Favre dominates Murphy chat with media

Among other things, the Packers' president says the number retirement is up in the air and he appreciates the fans' passion.

Brett Favre may not have his No. 4 retired when the Packers open the season on "Monday Night Football" against the Minnesota Vikings.

"We have not made a decision yet on whether to cancel it," Packers President Mark Murphy told reporters after Thursday's shareholders meeting. "We're coming up to a point where we're going to have to make a decision pretty quick.

"Regardless of whether it's this year, we're going to retire Brett's number at some point."

Murphy spoke to reporters for almost 20 minutes, and every question centered on the Favre furor.

"I think we're all trying to do what's right," said Murphy, who noted Favre had been his favorite player. "We want to be fair to Brett, No. 1, for what he's done for the organization, but we're also looking out for the long-term best interests of the organization. That's the balancing act."

Murphy would not comment on the tampering charges leveled against the Vikings by the Packers, and would neither confirm nor deny disputed reports that Favre used a team-issued cell phone to contact the Vikings.

Several times, Murphy deferred to general manager Ted Thompson and coach Mike McCarthy, including questions about the end game for the drama and the possibility Favre files for reinstatement and shows up for the first day of training camp.

Neither Thompson nor McCarthy, however, were made available to reporters. McCarthy will hold his pre-training camp news conference on Saturday, two days before the start of training camp. Thompson signed autographs but steered clear of questions from reporters and fans.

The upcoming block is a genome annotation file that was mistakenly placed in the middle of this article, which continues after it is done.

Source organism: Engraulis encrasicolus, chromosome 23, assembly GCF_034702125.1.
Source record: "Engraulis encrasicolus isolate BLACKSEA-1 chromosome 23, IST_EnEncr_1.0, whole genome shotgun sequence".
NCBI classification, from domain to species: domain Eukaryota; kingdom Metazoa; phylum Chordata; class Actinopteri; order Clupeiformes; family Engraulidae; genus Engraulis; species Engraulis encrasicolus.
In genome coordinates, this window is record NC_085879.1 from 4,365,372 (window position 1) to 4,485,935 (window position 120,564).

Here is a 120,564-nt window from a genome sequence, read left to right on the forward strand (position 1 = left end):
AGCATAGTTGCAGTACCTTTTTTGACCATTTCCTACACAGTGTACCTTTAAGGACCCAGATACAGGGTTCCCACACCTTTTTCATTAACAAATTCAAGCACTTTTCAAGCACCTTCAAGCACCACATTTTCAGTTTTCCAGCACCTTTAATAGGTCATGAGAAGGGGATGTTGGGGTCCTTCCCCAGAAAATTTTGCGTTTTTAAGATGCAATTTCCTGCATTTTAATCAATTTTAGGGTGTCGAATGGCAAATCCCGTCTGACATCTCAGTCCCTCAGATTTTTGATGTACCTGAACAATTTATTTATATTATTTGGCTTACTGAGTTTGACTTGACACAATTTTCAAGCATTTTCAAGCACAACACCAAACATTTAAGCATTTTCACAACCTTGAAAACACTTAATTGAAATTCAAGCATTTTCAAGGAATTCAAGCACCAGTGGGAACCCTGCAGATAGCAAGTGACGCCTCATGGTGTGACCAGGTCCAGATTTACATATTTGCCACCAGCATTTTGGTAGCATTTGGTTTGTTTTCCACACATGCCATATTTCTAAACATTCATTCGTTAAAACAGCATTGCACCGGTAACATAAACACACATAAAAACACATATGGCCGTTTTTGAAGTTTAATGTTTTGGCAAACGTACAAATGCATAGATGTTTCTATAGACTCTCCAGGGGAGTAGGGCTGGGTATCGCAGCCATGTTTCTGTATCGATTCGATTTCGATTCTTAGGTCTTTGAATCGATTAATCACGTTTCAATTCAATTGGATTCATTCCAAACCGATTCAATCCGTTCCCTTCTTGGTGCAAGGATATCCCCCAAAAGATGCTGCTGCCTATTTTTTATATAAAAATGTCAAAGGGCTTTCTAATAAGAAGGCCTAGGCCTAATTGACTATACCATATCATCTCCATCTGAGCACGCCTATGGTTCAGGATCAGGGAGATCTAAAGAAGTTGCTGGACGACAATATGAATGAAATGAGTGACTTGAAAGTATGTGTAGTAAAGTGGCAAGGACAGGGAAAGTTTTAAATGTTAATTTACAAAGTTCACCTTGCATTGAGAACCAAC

"Obviously, the Brett Favre issue is on a lot of people's minds, but I was proud of the way we handled it as an organization," Murphy said. Later, he added: "The one thing I really appreciated was the passion of our fans. This is very important to the fans on both sides. That's something you don't see with every organization."

The bring-back-Favre contingent was an obvious minority among the estimated 13,000 shareholders in attendance inside Lambeau Field on Thursday morning. That wasn't surprising to Murphy.

"I think most people look at it and say, this is really a sensitive, delicate situation," Murphy said. "Obviously, I know there are people that want us to take Brett back, but Ted Thompson got a standing ovation. So, I see both sides of it."

Murphy said the team's goal was to "turn the situation into a positive."

"That's easier said than done," Murphy added. "I acknowledge that."

Bill Huber writes for Packer Report. E-mail him at packwriter2002@yahoo.com

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